This article was published in Australian Dictionary of Biography, Volume 15, (MUP), 2000
Sir Kenneth James Morris (1903-1978), politician, businessman and farmer, was born on 22 October 1903 at Paddington, Brisbane, eighth child of James Reuben Morris, an English-born farmer, and his wife Christina McKenzie, née Grant, who came from Victoria. Educated at Ithaca Creek, Yeppoon and Mapleton state schools, and at Brisbane Grammar School, Ken directed the family's boot-manufacturing company and other subsidiary firms. At the Presbyterian Church, Ithaca, on 1 October 1931 he married Ettie Louise Dunlop, a 22-year-old typiste. In 1938 he stood unsuccessfully for the Legislative Assembly seat of Ithaca as the United Australia Party's candidate.
On 13 October 1939 Morris was appointed lieutenant, Australian Army Service Corps, Australian Imperial Force. He served in Britain (1940) and—with the 9th Division—at Tobruk, Libya (1941), and El Alamein, Egypt (1942). After returning to Australia, he was attached to A.A.S.C. units in Papua and New Guinea in 1943-44, and rose to major. His A.I.F. appointment terminated in Queensland on 9 June 1944. Eight weeks earlier he had been elected to the Legislative Assembly as the Queensland People's (later Liberal) Party member for Enoggera (Mount Coot-tha from 1950). Following terms as party whip (1944-50) and deputy-leader (1950-54), he became leader on 17 August 1954.
A coalition of the Country and Liberal parties led by (Sir) Frank Nicklin took office on 12 August 1957. Morris was appointed deputy-premier, and minister for labour and industry. As part of his campaign to attract investment and new industries to Queensland, he and a delegation of businessmen visited Britain, Europe, Canada and the United States of America. They persuaded some overseas companies to license their products to Queensland manufacturers. Morris helped to develop tourism as a major industry by visiting more than fifty resorts in his first fifteen months as minister and by establishing Queensland tourist agencies abroad. To cope with the increasing use of cars in Brisbane's inner city, he implemented a traffic plan involving a system of co-ordinated traffic lights and a network of one-way streets.
In March 1961 Morris introduced a bill to amend the State's conciliation and arbitration laws. The legislation aimed to provide additional incentive for foreign companies to invest in mining. One of the bill's provisions removed the power of industrial authorities to award bonus payments to employees. Claims for increases in bonuses paid to employees of Mount Isa Mines Ltd were about to be heard in the State Industrial Court. The court abandoned proceedings. On 11 April the bill was proclaimed as an Act, leading to a two-month strike (from September) at Mount Isa.
A hard worker, Morris had a dynamic and, at times, aggressive personality. He once advised a group of Liberal candidates: 'When you see a head, hit it'. The junior partner in the coalition contrasted with the more easygoing Nicklin, for whom the peppery Morris was at times a trial. Although it was a custom to deal with cabinet submissions in order of receipt, Morris pestered Nicklin now and again to consider his submissions first. For the sake of coalition harmony, Nicklin let him have his way. While Morris wanted his party to increase its numbers in parliament and exert more influence in government, he was a staunch coalitionist who remained loyal to Nicklin.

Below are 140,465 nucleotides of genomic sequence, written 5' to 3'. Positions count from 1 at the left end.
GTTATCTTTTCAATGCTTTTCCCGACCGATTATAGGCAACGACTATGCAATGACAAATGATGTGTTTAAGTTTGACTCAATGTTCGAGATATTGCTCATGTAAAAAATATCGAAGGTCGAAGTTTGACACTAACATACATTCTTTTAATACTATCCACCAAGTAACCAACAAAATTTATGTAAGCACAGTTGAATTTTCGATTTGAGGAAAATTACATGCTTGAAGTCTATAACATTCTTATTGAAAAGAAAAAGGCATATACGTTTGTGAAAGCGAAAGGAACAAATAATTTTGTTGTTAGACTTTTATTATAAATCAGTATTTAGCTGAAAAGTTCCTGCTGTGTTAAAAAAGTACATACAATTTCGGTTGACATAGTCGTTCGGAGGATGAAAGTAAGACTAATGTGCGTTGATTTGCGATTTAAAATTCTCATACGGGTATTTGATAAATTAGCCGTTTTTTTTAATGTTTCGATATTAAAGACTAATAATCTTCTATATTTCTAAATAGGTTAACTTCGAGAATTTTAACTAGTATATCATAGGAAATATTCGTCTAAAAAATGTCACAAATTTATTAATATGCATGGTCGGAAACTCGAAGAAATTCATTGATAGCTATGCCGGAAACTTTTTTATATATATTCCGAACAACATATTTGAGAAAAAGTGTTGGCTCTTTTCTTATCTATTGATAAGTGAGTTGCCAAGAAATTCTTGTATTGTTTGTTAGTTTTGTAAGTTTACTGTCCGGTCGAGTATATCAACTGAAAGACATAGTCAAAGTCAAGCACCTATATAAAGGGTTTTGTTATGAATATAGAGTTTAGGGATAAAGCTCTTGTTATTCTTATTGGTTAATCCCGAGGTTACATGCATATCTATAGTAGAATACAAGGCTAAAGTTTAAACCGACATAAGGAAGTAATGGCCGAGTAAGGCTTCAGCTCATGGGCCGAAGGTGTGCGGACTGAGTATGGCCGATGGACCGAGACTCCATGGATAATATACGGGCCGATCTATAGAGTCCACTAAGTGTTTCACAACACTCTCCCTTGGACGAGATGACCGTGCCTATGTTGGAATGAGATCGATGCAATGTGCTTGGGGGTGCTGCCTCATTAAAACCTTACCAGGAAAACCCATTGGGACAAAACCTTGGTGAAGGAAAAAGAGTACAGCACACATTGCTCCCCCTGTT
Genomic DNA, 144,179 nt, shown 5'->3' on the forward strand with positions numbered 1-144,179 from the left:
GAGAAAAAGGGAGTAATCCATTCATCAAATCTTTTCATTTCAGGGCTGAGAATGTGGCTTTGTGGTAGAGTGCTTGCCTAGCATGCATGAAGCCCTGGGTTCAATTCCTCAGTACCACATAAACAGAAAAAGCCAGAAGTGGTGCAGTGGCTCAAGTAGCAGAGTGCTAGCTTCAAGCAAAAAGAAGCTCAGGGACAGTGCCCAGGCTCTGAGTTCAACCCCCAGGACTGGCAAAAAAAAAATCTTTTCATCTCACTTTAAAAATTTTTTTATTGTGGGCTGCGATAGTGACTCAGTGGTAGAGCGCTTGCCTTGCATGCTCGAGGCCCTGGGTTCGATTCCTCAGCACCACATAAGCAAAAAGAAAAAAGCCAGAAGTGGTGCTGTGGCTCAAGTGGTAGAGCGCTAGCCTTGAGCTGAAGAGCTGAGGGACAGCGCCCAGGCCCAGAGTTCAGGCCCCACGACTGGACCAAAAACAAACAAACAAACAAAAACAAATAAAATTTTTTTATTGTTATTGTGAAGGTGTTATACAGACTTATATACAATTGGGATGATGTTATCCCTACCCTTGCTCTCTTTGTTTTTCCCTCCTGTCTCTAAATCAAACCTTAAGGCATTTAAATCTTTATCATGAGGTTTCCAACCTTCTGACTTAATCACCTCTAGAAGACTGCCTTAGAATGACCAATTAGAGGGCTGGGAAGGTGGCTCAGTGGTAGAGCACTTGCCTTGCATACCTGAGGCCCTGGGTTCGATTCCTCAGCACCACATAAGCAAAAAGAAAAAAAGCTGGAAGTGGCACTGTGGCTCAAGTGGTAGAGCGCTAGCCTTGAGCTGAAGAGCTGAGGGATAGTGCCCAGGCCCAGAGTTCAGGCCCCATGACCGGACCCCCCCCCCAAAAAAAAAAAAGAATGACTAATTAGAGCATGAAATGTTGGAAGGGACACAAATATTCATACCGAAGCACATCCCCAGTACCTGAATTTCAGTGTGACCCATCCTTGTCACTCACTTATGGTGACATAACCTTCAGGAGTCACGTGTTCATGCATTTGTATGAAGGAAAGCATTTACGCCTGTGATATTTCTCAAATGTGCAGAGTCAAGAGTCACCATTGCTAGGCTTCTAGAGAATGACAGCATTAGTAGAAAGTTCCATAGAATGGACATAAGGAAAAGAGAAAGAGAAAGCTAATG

Overwork took its toll on Morris's health. Stepping down as party leader and deputy-premier on 23 August 1962, he resigned from the ministry on 28 December and did not contest the elections in June 1963. He moved to a property north-west of Cooktown, where, thin from illness but 'jaunty as a boy in his khaki shorts', he cultivated legume seed. His health restored, he won a seat in the Senate in December as an ungrouped Liberal candidate. The victory was a 'remarkable electoral feat'. Morris aimed to promote 'the interests of the north specifically and those of Queensland generally'. He claimed to enjoy the Senate's 'broader canvas', but his years in Federal parliament were quiet. In mid-1967 he lost Liberal endorsement, and took the rejection calmly: 'I'm content. You've got to be big about these things'. Appointed K.B.E. in January 1968, he left the Senate in June and returned to Cooktown where, in the early 1970s, he ran a milk-delivery service. Sir Kenneth died on 1 June 1978 at Chermside, Brisbane, and was cremated; his wife, daughter and three of his four sons survived him.
Morris was slightly built and 5 ft 7 ins (170 cm) tall. Shy, and a diffident speaker early in his career, as a minister he frequently embarrassed his colleagues by putting personal integrity before political expediency. According to Katharine West, he also discomfited the government with his 'loose, publicity-conscious tongue, which often was too far ahead of his sound but slow-thinking brain'. If his mercurial personality and occasional bombast diminished his effectiveness, his probity, dedication, determination and energy were seldom questioned.
Brian F. Stevenson, 'Morris, Sir Kenneth James (1903–1978)', Australian Dictionary of Biography, National Centre of Biography, Australian National University, http://adb.anu.edu.au/biography/morris-sir-kenneth-james-11173/text19907, published first in hardcopy 2000, accessed online 6 September 2015.
This article was first published in hardcopy in Australian Dictionary of Biography, Volume 15, (MUP), 2000